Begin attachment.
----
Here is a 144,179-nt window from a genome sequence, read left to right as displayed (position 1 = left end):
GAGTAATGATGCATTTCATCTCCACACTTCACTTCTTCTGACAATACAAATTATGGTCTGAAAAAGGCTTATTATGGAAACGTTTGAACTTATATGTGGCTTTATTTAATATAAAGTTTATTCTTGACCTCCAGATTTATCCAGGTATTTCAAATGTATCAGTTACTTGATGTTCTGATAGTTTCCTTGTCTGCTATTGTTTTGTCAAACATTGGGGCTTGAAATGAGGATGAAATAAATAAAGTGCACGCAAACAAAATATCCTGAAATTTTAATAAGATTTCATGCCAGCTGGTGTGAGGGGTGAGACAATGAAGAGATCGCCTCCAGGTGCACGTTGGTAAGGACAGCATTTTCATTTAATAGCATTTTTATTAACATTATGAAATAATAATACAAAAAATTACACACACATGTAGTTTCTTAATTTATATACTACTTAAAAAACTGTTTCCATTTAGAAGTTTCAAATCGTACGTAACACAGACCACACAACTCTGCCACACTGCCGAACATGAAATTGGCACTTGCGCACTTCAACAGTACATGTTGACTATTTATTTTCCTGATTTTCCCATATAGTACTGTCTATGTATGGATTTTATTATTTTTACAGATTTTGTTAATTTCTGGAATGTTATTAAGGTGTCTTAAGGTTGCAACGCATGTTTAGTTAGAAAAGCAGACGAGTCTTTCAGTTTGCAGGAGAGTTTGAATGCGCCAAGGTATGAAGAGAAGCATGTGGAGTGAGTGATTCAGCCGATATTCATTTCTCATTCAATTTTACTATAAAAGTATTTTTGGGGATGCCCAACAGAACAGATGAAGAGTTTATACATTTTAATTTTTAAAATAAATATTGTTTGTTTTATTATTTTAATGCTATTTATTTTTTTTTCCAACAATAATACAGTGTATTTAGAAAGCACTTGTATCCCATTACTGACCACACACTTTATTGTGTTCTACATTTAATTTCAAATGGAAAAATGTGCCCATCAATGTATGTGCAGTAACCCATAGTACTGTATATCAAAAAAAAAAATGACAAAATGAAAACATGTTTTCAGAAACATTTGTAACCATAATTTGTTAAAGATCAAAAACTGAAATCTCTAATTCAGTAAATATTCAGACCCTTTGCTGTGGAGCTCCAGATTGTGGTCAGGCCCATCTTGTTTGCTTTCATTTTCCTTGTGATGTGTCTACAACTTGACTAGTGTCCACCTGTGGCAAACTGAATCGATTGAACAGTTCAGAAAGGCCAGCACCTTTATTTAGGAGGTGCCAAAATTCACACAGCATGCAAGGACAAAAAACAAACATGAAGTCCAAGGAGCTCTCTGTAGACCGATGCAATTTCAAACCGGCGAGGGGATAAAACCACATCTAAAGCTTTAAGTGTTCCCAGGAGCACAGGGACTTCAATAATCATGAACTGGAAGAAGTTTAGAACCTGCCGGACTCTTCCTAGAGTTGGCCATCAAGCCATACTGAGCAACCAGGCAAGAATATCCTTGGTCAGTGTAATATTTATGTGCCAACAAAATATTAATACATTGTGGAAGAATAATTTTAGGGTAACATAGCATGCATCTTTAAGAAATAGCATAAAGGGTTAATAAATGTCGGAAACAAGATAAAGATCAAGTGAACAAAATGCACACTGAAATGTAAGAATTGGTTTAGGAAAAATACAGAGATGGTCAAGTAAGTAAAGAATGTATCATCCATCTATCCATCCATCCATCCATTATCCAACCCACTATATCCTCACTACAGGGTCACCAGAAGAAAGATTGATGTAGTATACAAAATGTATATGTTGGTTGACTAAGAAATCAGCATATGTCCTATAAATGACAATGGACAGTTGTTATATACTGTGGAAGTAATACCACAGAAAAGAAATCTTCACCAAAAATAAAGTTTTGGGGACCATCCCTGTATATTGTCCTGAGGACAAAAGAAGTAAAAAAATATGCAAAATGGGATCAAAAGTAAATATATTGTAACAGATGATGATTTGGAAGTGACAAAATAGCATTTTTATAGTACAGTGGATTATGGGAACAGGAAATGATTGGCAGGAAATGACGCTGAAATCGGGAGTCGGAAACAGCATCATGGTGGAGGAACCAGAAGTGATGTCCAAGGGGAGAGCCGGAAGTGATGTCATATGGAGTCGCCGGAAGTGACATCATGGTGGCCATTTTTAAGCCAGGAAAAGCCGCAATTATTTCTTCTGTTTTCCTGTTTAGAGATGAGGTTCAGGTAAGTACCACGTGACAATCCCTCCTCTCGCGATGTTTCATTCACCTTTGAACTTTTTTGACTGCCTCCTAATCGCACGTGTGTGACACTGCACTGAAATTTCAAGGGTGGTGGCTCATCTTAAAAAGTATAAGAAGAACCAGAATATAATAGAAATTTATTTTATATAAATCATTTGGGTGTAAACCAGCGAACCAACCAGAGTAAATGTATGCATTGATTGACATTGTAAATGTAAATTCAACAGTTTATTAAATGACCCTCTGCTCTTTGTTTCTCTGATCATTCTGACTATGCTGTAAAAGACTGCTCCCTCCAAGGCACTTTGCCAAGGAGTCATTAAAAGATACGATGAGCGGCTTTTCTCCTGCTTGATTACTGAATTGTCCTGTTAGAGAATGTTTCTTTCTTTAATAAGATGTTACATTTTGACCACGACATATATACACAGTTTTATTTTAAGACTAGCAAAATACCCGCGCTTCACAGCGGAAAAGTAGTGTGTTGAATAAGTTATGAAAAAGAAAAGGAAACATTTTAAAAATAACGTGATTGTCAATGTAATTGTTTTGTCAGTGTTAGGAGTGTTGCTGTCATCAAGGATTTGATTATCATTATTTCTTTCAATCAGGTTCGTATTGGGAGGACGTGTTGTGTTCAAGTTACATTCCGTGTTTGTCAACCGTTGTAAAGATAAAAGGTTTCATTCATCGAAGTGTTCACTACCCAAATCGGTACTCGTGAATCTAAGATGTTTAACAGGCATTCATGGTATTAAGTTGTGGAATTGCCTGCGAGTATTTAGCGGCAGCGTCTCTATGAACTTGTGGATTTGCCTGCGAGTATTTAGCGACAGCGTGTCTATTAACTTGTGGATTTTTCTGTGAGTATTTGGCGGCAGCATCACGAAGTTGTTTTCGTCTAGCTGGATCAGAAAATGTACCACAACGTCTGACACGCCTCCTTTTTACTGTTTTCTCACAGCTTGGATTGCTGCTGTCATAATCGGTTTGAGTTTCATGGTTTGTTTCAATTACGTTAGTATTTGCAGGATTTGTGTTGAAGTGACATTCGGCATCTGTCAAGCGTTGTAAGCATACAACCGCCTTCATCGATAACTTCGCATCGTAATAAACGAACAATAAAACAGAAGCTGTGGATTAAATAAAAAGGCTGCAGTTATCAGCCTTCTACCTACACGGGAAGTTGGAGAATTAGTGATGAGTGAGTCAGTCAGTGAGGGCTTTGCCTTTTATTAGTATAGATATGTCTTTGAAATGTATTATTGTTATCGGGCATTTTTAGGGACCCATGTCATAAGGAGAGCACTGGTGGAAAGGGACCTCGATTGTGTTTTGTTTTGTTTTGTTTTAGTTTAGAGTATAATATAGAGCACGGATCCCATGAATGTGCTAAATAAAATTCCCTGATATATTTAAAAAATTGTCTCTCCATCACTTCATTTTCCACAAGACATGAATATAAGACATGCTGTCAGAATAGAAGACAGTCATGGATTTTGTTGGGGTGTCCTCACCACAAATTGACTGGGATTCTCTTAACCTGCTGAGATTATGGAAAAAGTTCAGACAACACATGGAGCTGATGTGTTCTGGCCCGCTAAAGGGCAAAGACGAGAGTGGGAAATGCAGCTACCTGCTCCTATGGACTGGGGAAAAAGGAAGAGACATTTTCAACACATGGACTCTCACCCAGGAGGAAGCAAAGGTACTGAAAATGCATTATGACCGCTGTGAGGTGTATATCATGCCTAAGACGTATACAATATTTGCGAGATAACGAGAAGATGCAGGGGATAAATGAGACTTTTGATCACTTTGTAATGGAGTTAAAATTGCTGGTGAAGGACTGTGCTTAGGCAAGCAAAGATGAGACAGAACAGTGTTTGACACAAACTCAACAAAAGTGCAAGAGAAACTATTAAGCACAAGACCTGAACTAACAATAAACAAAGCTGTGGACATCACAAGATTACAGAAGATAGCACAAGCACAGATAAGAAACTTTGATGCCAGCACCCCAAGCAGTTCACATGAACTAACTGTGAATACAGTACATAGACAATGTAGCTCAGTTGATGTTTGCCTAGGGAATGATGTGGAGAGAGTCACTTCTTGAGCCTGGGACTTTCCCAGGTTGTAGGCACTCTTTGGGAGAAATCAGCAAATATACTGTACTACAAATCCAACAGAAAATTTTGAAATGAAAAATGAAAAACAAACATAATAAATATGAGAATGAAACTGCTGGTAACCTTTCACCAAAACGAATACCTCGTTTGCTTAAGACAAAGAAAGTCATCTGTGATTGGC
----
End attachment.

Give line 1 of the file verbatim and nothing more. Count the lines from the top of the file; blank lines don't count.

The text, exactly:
Here is a 144,179-nt window from a genome sequence, read left to right as displayed (position 1 = left end):